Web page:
Bridging psychological type and depth psychology

Editors: Carol Shumate, Mark Hunziker, Jenny Soper, Lori Green, Olivia Ireland (Art Editor), and Erin Temple

Next Issue: July

Question of the Day

Do you agree with Jungian analyst John Giannini (and others) that ESTJ is “the dominant typology of western culture?”  Do you think this may be changing?  Do you see major, typologically distinct subcultures? What do you see as the dominant typology of other cultures or countries?




    I lived in Brazil for 22 years and I started my journey with Jungian theory while living there. Although I have not done widespread application in Brazil, I was really surprised at how many ENFPs I seemed to come up with. It could be that since I worked with many pastors that this could explain part of the oversampling, however in my work among Brazilians I find the culture to be more perception oriented rather than judging. Extroverted Intuition is really common in meetings which I found entertaining since I am an INFP! If there are any Brazilians reading this please feel free to prove me wrong.
    As far as the United States is concerned I would agree with the SJ at least. Our culture seems to be over achieving. In general closure is much more important than what I observed in Brazil. Our high demand for productivity seems to have pushed us to be more sensing/detail oriented. I wonder if we will see a shift in this as the next “video” generation begins to spread its wings more.

  • Western culture cannot be seen as an entity. I think that the US, the UK and several other Western countries could be described as ESTJ. Sweden, where I live, is more of an F culture.(Consensus is valued, avoidance of conflicts is typical etcetera.) This fits in well with Geert Hofstede´s finding that the Swedish culture is strong on the feminine dimension whereas e g the US and the UK are stronger on the masculine dimension.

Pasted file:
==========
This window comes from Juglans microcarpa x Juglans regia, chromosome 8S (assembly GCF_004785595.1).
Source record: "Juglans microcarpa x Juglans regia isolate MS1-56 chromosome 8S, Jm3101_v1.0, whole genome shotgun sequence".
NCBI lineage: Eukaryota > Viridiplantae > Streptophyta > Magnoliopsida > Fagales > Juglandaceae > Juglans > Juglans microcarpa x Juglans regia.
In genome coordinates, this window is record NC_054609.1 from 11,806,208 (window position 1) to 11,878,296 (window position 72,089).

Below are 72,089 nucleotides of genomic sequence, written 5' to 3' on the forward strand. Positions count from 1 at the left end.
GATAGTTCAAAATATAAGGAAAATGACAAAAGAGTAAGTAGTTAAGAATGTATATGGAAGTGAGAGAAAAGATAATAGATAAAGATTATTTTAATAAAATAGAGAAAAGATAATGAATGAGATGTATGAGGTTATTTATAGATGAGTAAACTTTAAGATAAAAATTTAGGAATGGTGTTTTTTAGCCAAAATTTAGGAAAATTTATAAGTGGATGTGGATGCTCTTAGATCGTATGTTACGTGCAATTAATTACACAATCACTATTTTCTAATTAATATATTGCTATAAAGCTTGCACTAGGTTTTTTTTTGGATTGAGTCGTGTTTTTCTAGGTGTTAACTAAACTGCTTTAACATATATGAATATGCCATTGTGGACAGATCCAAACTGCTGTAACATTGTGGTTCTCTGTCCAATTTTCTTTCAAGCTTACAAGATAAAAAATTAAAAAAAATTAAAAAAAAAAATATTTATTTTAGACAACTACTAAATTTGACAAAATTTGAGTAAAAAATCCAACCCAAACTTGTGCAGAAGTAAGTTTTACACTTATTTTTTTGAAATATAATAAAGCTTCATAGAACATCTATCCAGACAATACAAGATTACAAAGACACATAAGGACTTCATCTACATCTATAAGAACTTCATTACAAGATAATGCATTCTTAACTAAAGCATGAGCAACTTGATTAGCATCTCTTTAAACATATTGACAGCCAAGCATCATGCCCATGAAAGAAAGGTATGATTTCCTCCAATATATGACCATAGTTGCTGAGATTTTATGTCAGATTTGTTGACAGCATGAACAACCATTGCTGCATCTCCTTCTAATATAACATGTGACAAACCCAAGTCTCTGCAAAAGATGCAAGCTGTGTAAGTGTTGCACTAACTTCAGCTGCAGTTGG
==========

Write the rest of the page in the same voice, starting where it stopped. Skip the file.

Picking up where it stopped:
• The trained, expected type within corporate America may well be ESTJ – as I can confirm from intensive training in US professional services firms. Evaluations were based on precisely the logical, evidence-based, outgoing, completer-finisher behaviour that would flow naturally from ESTJ types. Therefore, people will appear to be this way in order to get on and succeed. (As a different type, I managed but burnt out after 10 years.)My concern would be that many people are unhappy within such an expected culture, and so the leadership of our nations and corporations needs to embrace other types. We have seen hints of this from Obama and Cameron, which I applaud. The new technology generation are much more P oriented and this now seems to be the expected type within teenage peer groups – frequent changes of plan and no agreed decisions until the last possible moment! Will they cope in the workplace?

  • I live in Scotland in the UK and I have noticed the strong position Ne holds in our culture. All through history Scots have shown a particular skill and reverence for Ne activities eg. inventors, poets, entrepreneurs, explorers. In my opinion, this a result of Scotland being a very small nation with the large and aggresive neighbour England, which is more Te, and so the key to survival in this hostile diplomatic environment lay in the ability of Scots to find creative, new solutions to hostilities as brute force simply was not an option against such a behemoth.
    Even as part of the union scots manipulated bureaucracy, politics and, in the case of Robert Burns, the hearts and minds of the people to ensure Scotland got fair treatment under a government that was always attempting to pull the union relationship into a kind of apartheid discrimanating toward the Celtic nations. In short, using the power of words in new ways to aquire influence without the full realisation of the far more physically powerful entity. Even today Scots polititions still play this game with the British government to insure decent rights for the people.

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